(CNN)A 16-year-old male dancer is determined to prove that South Africa can produce global ballet stars. Leroy Mokgatle is breaking stereotypes of what a ballet star is supposed to look like. The non-muscular, slight-framed South African was told he was "too short" to be a male principal dancer.
Meet South Africa's Billy Elliot
But this year, he won the audience choice award in the prestigious 'Prix De Lausanne' dance competition. The second time ever a South African has won the award (the first was in 1988). He's also the first ever male South African dancer to win a classical medal through the 2014 Youth American Grand Prix award.
"I don't want South Africa to be seen as a country that can't produce anything," he says. "I want to change how the world sees us."
"We have incredible talent in South Africa" says Mokgatle, "it's not been shown enough to the world so no one knows that there is actually a ballet company in South Africa."
A male ballet dancer is a rare occurrence globally and even more uncommon in South Africa. Ballet is seen as something girls do, Mokgatle explains.
"Dance is not really supported in this country," he says, "as a boy at a young age you have to play soccer, you have to play cricket."
Mokgatle, who never knew his father, was raised by his grandparents and extended family following the death of his mother in 2007. Ballet, he admits, entered his life accidentally. When he signed up for it as an extracurricular class, he didn't realize what it was. As a result he was the only eight-year-old boy pirouetting in the class, but he carried on regardless.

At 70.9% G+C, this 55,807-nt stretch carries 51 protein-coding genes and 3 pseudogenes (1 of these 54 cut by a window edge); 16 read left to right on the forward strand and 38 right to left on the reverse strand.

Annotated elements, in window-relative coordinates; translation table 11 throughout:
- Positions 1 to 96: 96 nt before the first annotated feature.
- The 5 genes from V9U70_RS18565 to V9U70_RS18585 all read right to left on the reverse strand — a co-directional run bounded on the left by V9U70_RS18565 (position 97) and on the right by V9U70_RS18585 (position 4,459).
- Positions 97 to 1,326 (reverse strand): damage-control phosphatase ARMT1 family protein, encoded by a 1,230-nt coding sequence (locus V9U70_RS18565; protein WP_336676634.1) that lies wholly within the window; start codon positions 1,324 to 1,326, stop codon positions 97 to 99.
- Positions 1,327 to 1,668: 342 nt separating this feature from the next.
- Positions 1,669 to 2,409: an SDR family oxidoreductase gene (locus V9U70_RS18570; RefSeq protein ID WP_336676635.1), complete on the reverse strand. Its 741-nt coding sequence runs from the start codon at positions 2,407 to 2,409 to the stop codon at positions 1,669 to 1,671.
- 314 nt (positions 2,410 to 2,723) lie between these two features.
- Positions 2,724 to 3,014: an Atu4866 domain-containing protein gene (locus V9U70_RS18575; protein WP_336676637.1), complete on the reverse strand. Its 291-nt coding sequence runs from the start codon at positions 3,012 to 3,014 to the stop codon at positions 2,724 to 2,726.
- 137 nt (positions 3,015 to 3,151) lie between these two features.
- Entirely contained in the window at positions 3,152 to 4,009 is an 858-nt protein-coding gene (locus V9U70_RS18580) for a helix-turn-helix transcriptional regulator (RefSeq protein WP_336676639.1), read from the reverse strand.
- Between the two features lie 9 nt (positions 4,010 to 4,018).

Mokgatle's day starts early and ends late. At 6am, he starts the day with body conditioning and fitness classes which last until 6.30pm -- all in pursuit of the perfect grand plie.
Discouragement has been something he has had to live with, but this only serves to motivate him.
"I'm not afraid of failure at all," beams Mokgatle, "that's dancing. You have to take risks."
"South Africa may not have the perfect Russian body type, we might not have the correct feet or the correct hair or whatever they require in overseas companies," says Mokgatle, "but I can tell you right now we dance from the heart."